By: Robert Pearlman
A huge discovery has been made!
In an unmarked box in the archives, we rediscovered Neil Armstrong’s XMC-2 pressure suit used while he tested the X-15 at Edwards Air Force Base.
Each suit was custom made for the pilots by the David Clark company. It represented a major advancement in pressure suit technology and was a prototype for those used later by Mercury and Gemini astronauts. The suit had a ventilation layer for cooling as well as an outer heat resistant layer. These advances offered a more comfortable and maneuverable suit and protected the pilot in the event of cabin pressure failure or emergency ejection from the X-15 at extreme altitudes.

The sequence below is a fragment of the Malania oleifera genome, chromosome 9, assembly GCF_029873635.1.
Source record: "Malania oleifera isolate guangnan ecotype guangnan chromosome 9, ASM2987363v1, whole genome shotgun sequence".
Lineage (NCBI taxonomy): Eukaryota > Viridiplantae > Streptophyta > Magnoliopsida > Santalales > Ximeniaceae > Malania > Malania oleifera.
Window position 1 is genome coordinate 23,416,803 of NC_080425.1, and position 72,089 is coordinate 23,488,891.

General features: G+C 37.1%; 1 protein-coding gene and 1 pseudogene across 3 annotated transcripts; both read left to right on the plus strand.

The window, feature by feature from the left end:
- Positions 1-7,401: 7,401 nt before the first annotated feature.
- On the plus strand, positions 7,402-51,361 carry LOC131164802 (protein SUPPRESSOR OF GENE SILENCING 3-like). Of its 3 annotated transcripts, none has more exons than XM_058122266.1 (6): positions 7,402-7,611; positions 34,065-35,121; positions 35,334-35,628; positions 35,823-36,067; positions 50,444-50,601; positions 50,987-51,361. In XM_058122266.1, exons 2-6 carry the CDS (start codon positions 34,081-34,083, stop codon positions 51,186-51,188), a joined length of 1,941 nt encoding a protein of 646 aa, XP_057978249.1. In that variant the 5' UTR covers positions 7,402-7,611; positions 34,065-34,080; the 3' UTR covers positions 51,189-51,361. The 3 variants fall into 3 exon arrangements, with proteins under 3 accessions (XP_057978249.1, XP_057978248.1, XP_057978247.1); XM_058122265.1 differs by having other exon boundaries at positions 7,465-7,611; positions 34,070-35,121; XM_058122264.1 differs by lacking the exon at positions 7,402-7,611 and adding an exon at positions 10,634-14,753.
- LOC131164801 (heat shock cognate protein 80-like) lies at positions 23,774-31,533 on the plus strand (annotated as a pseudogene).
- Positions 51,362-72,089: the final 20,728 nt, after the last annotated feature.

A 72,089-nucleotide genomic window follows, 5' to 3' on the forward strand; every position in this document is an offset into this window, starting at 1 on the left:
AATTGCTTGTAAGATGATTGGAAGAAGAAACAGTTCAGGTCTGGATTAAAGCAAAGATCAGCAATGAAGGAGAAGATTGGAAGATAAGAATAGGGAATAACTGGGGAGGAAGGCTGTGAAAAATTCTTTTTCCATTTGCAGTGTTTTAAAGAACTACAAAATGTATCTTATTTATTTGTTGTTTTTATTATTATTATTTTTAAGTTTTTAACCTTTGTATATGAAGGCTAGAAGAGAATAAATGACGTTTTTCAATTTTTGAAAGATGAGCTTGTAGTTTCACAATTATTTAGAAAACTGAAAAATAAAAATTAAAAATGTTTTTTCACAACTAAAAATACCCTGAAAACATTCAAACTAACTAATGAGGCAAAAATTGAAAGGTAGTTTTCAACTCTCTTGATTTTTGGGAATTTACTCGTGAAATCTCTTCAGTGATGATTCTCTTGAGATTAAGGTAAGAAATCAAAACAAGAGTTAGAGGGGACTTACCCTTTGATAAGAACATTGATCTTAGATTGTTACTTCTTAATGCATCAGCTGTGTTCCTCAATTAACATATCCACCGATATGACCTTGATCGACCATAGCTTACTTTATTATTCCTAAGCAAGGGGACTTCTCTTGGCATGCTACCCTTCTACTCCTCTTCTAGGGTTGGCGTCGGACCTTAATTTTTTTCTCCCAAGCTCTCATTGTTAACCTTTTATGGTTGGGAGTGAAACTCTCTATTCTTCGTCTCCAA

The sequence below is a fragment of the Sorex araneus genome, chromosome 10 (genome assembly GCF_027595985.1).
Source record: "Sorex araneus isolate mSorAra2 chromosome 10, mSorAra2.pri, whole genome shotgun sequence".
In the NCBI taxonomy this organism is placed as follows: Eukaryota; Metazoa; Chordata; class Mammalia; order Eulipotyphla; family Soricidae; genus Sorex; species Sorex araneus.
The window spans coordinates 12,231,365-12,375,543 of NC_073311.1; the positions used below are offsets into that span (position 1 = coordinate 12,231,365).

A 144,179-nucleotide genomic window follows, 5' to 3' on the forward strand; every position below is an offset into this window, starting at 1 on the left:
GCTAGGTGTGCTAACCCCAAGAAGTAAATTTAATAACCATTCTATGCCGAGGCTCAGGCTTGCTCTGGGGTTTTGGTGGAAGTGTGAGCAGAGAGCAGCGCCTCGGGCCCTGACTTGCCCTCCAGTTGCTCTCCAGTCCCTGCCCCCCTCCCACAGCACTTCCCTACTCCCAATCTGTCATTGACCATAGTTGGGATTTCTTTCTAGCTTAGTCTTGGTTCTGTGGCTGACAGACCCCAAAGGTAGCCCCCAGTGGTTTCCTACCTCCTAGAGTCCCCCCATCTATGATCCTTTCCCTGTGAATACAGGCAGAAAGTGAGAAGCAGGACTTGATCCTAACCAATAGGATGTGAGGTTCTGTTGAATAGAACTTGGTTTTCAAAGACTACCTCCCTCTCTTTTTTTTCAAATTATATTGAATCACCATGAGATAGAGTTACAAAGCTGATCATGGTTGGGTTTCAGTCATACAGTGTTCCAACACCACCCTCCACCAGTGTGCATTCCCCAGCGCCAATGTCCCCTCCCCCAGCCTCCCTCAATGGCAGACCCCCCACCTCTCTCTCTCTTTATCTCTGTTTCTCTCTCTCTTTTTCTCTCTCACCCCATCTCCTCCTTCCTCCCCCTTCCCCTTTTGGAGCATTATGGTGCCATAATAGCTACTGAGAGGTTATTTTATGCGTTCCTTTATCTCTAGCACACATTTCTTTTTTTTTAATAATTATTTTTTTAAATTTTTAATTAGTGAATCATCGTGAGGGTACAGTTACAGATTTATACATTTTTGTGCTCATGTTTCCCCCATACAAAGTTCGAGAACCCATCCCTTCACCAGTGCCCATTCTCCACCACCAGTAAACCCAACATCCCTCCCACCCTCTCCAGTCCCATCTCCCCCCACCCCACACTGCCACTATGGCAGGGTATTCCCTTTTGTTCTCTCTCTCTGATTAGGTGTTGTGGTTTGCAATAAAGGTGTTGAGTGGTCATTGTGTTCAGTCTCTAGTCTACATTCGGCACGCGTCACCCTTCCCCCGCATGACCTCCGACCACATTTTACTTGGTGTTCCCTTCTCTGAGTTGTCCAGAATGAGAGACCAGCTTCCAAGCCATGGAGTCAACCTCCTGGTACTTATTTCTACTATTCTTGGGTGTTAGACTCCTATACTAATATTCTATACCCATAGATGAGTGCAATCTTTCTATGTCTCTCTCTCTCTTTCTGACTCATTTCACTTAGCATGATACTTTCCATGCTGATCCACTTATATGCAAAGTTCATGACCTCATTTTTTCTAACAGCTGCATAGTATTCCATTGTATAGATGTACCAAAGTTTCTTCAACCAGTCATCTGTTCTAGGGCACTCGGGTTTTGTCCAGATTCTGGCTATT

Our Museum Specialist, Renee Marchiano, displays the suit for the first time to the L28 news crew at the museum.
Another piece of Neil Armstrong’s X-15 suit has been identified at the San Diego Air & Space Museum in California:
It all started with SDASM museum curators taking apart an exhibition to give space for a new one. One of the objects had no tag and was photographed, measured and entered into the museum collection database as an “unidentified object.”
It was given the following description: “Object is a silver rectangle with a zipper and resembles a bag, back pack, or seat cover. Object has the number “59” written in black marker on the top and bottom of both sides. Object has the name “Neil Armstrong” stamped on one side with seven circular and rectangular cut outs. Interior of the object is green.”